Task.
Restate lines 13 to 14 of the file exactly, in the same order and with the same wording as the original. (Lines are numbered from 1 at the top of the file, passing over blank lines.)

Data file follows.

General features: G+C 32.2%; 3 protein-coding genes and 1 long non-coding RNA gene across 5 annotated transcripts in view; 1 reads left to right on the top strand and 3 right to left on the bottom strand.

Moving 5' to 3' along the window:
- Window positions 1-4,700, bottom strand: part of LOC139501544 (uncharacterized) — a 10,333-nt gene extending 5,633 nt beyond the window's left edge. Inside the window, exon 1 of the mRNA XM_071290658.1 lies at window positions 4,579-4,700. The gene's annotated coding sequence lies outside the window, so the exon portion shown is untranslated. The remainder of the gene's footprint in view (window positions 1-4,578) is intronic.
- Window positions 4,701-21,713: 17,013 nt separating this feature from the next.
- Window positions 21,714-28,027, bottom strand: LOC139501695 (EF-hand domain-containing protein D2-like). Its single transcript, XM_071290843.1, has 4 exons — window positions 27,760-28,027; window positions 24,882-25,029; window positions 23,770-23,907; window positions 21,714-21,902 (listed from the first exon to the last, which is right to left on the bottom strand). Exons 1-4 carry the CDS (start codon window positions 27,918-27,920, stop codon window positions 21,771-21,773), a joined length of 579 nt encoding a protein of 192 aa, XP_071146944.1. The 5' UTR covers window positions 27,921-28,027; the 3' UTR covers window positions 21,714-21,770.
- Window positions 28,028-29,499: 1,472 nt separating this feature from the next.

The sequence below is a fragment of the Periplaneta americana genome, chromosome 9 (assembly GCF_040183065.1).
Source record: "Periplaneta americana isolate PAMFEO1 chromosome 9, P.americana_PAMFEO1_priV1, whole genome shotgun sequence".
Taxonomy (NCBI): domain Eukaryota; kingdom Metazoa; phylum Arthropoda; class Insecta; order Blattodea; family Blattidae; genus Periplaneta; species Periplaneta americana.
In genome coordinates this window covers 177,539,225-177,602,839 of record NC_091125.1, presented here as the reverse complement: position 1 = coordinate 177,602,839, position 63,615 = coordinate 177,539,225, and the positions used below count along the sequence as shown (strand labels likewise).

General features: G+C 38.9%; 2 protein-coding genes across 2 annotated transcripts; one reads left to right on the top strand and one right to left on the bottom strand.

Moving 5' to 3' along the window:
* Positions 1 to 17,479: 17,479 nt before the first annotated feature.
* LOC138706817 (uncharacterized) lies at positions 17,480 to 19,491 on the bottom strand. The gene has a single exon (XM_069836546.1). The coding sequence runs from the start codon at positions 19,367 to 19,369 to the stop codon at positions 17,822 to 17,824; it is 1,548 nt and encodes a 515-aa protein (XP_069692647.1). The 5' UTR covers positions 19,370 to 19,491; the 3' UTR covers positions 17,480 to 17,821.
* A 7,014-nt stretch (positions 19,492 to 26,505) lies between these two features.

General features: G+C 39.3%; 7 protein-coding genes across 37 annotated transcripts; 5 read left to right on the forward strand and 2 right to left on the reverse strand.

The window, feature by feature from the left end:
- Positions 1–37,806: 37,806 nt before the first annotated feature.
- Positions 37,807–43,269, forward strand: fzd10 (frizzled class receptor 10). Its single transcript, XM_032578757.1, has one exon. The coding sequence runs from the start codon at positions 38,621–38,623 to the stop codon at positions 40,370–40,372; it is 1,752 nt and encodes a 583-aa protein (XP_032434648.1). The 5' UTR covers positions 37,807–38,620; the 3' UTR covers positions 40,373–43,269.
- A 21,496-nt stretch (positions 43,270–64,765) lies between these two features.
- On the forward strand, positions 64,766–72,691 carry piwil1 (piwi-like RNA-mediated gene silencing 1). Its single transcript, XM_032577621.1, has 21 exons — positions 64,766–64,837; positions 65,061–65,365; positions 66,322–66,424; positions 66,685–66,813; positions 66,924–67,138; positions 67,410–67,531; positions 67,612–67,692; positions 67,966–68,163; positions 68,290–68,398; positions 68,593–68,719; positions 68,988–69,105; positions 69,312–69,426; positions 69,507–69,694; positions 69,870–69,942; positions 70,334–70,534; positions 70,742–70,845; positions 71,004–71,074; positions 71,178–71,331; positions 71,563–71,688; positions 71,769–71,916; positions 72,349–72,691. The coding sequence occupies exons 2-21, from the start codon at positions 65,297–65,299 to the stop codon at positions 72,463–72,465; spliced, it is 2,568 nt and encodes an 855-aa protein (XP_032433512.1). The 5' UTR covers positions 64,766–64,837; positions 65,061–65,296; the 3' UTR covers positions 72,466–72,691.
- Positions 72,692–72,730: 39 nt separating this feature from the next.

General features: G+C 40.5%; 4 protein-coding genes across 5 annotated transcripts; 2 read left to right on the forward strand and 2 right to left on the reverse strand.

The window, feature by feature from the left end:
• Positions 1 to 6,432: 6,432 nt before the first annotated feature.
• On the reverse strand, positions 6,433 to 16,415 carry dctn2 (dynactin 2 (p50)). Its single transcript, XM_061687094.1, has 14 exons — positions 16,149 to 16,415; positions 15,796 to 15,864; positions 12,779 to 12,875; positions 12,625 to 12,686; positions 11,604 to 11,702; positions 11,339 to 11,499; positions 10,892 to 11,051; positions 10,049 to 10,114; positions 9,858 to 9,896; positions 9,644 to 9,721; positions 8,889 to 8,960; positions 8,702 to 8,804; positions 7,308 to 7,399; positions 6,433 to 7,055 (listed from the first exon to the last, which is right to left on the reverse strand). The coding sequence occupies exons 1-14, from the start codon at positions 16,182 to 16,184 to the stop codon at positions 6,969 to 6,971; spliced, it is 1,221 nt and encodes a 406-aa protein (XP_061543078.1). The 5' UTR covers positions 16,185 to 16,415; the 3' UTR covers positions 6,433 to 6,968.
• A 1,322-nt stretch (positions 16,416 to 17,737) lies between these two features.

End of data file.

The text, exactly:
* Positions 1 to 17,479: 17,479 nt before the first annotated feature.
* LOC138706817 (uncharacterized) lies at positions 17,480 to 19,491 on the bottom strand. The gene has a single exon (XM_069836546.1). The coding sequence runs from the start codon at positions 19,367 to 19,369 to the stop codon at positions 17,822 to 17,824; it is 1,548 nt and encodes a 515-aa protein (XP_069692647.1). The 5' UTR covers positions 19,370 to 19,491; the 3' UTR covers positions 17,480 to 17,821.